S v Suse (CR 2 of 2023) [2023] NAHCNLD 7 (10 February 2023)


5






REPUBLIC OF NAMIBIA

IN THE HIGH COURT OF NAMIBIA, NORTHERN LOCAL DIVISION,

HELD AT OSHAKATI



REVIEW JUDGMENT

Case Title:

The State v Benjamin Suse

Case no: CR 02/2023


Division of Court:

Northern Local Division

Heard before:

Honourable Lady Justice Salionga J et

Honourable Mr. Justice Kesslau AJ

Delivered on: 10 February 2023


Neutral citation: S v Suse (CR 02/2023) [2023] NAHCNLD 07 (10 February 2023)


IT IS ORDERED THAT:

  1. The convictions and sentences are confirmed.

  2. The order made on 8 July 2022 for the accused to compensate the victim Mubinda Kavapundua an amount of N$2000 in terms of section 300 of the Criminal Procedure Act, 51 of 1977 as amended is hereby set aside.

3. If paid, it should be refunded.


Reasons for the above order:



SALIONGA J (KESSLAU AJ concurring):



[1] This matter came on review in terms of section 302 of the Criminal Procedure Act 51 of 1977 as amended. The unrepresented accused appeared in the Magistrates court at Opuwo charged with Assault with intent to do grievous bodily harm and Assault by threat, both counts read with the Provisions of the Combating of Domestic Violence Act 4 of 2003. The victim is the same person in both counts who is also a sister to the accused. Accused pleaded guilty but a plea of not guilty was entered in terms of section 113 (CPA) and the matter went on trial. The accused was correctly convicted and sentenced on both counts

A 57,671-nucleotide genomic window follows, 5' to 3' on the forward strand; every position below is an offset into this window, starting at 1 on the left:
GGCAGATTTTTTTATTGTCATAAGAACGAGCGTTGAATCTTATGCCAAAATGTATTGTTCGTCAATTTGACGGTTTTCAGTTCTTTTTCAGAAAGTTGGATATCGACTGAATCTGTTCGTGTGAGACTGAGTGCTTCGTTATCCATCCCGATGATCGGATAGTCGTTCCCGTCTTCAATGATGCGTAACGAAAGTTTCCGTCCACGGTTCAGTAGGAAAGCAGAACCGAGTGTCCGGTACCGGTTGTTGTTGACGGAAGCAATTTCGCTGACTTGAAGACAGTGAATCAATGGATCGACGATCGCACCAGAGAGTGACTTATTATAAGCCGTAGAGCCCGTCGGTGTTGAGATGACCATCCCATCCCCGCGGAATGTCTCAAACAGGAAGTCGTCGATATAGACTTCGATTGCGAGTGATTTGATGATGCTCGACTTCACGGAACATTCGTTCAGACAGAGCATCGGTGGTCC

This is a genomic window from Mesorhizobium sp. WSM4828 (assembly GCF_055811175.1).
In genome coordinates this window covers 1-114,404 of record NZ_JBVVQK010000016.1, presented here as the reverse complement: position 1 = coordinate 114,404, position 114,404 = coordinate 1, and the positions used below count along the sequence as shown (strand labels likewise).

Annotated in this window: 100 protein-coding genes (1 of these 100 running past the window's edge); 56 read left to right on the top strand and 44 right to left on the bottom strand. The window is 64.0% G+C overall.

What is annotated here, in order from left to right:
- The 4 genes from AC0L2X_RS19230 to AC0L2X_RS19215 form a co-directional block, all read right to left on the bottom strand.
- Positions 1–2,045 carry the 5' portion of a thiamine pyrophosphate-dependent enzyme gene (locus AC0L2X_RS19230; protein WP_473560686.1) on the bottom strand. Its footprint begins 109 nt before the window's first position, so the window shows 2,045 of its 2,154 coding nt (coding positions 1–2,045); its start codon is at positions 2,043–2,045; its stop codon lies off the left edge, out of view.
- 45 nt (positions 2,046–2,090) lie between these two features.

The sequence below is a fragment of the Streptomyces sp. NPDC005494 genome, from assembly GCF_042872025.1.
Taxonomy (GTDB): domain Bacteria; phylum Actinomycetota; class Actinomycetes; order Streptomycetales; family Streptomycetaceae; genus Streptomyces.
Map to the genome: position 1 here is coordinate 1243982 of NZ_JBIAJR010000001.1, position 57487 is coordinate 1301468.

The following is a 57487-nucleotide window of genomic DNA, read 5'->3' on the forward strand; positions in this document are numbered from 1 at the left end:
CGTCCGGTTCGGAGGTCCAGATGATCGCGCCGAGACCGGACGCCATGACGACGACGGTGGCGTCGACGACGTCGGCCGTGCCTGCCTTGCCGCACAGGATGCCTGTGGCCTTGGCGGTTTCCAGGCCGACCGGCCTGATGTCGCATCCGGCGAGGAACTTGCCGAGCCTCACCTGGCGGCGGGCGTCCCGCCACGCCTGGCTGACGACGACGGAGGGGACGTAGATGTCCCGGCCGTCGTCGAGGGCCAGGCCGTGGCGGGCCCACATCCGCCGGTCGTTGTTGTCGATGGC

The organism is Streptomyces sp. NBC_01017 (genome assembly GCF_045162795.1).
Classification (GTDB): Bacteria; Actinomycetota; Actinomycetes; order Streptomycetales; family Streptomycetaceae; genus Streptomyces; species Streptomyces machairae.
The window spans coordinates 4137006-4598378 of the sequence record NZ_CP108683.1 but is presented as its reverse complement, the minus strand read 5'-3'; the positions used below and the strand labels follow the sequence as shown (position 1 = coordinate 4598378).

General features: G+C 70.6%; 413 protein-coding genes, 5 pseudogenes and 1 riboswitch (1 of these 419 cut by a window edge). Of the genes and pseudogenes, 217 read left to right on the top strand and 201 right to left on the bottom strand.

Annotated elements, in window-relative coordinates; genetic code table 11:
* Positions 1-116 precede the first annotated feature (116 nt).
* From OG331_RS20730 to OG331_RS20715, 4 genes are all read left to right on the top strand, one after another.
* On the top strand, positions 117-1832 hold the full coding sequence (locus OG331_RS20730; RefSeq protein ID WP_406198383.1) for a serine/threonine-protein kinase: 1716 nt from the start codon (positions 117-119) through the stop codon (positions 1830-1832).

[2] However, in addition to the sentences imposed the court made what constituted a purported compensation order. The order reads that ‘in terms of section 300 of the Act 51 of 1977 as amended- Accused hereby ordered to compensate complainant Mubinda Kavapundua an amount of N$2000.00 prior his release’. (SIC) This purported order was made without any basis laid or proper enquiry made, also without the complainant’s knowledge of what is to be paid and without a medical report available. The court further cited a wrong section of the Act when complainant was called to testify in aggravation of sentence.


[3] It is the application of section 300 of the Criminal Procedure Act 51 of 1977 and the citing of a wrong section of the Combating of Domestic Violence Act, 4 of 2003 in aggravation of sentence that I directed a query in the following terms:

‘1.That the Learned Magistrate fully explains the basis/authority upon which an order for compensation was awarded in terms of section 300 of the CPA.

2. Also, that the Learned Magistrate explains whether there was a proper application for an order for compensation.

3. Further that the Learned Magistrate explain what was the relevance of applying section 24 of the Combating of Domestic Violence Act, 4 of 2003 at pre-sentence proceedings?’